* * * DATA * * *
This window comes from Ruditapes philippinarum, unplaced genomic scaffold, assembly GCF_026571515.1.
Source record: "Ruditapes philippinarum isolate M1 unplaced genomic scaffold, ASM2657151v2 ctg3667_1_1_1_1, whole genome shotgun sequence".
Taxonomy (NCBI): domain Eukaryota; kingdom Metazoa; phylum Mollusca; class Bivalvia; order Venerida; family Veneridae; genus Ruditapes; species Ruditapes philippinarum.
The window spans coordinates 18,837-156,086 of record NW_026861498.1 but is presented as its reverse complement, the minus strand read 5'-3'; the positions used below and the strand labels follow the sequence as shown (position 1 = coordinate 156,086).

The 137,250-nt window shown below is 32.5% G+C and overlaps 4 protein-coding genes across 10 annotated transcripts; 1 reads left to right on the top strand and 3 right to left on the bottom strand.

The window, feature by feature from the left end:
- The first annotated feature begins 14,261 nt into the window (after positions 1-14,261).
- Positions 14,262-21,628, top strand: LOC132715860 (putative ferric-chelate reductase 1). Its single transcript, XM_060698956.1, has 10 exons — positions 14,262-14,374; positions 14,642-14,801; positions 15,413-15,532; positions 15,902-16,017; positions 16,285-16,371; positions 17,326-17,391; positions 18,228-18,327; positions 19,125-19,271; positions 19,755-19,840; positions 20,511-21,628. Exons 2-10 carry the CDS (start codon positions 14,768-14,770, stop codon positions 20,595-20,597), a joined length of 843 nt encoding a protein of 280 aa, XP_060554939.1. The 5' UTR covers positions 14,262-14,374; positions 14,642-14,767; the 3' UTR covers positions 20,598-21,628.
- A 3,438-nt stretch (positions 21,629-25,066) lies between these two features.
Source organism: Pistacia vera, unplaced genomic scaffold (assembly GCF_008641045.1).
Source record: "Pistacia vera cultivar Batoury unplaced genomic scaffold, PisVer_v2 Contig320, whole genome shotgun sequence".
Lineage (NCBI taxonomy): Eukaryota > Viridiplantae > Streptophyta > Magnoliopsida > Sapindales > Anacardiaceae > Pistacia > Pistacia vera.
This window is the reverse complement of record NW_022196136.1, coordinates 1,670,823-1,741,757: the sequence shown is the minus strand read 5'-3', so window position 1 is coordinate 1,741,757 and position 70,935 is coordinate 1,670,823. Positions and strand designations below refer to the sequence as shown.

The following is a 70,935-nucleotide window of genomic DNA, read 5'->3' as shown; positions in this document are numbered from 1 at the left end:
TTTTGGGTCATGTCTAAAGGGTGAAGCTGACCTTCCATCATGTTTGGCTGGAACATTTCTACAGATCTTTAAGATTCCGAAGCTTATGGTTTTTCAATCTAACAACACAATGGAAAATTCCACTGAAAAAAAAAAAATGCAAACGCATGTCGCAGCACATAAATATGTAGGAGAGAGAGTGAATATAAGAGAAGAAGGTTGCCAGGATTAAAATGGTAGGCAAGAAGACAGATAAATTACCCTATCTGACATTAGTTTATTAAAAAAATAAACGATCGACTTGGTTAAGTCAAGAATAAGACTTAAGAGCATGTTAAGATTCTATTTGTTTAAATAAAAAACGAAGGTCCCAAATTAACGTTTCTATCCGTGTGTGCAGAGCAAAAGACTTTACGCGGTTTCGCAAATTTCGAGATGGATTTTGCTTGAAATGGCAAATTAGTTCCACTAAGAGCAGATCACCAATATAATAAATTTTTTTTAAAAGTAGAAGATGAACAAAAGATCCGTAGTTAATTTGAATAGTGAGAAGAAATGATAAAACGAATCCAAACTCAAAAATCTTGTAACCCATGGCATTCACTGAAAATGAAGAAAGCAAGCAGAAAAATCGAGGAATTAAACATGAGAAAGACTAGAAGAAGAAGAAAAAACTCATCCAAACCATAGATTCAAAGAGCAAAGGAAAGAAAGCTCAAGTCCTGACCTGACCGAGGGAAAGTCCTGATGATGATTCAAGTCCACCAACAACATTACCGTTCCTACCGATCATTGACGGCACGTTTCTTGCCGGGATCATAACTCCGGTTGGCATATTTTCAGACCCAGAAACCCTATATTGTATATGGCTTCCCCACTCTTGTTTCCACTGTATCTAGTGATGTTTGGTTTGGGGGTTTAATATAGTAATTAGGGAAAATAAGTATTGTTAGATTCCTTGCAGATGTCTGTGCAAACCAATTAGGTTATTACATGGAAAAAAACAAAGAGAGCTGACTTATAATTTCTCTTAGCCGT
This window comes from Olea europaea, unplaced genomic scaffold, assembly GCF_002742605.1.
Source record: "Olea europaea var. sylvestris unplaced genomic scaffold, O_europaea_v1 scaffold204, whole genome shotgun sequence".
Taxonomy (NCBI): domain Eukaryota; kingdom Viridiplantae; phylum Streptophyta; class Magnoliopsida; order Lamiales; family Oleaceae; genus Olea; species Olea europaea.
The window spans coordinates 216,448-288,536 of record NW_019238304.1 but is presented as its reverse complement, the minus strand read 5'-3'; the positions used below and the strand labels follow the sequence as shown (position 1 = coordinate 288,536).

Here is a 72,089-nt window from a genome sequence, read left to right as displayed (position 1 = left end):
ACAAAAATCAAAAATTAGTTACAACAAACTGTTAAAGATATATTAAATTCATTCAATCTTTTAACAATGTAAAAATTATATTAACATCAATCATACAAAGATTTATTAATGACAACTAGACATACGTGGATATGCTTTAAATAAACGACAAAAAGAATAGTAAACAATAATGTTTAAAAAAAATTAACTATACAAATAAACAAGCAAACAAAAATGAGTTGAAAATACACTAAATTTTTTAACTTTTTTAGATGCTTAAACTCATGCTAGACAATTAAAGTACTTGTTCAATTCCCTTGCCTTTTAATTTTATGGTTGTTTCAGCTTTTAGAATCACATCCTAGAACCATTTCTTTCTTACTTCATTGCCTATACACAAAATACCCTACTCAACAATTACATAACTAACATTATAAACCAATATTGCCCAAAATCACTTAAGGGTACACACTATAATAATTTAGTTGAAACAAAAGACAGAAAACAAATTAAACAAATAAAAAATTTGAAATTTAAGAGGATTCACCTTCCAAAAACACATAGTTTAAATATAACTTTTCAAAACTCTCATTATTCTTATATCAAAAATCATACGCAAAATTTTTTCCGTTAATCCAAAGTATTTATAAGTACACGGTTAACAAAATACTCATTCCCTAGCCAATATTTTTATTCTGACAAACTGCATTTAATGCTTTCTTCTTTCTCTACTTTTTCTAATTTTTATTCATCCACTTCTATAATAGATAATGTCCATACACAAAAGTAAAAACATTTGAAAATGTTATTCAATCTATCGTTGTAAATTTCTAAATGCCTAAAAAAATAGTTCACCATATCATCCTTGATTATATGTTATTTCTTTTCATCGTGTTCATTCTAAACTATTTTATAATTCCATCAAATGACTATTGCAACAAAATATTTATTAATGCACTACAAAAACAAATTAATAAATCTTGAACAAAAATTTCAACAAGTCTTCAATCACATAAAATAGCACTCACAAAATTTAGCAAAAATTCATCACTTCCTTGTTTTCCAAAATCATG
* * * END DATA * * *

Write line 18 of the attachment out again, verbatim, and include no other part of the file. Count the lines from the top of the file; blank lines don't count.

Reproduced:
Taxonomy (NCBI): domain Eukaryota; kingdom Viridiplantae; phylum Streptophyta; class Magnoliopsida; order Lamiales; family Oleaceae; genus Olea; species Olea europaea.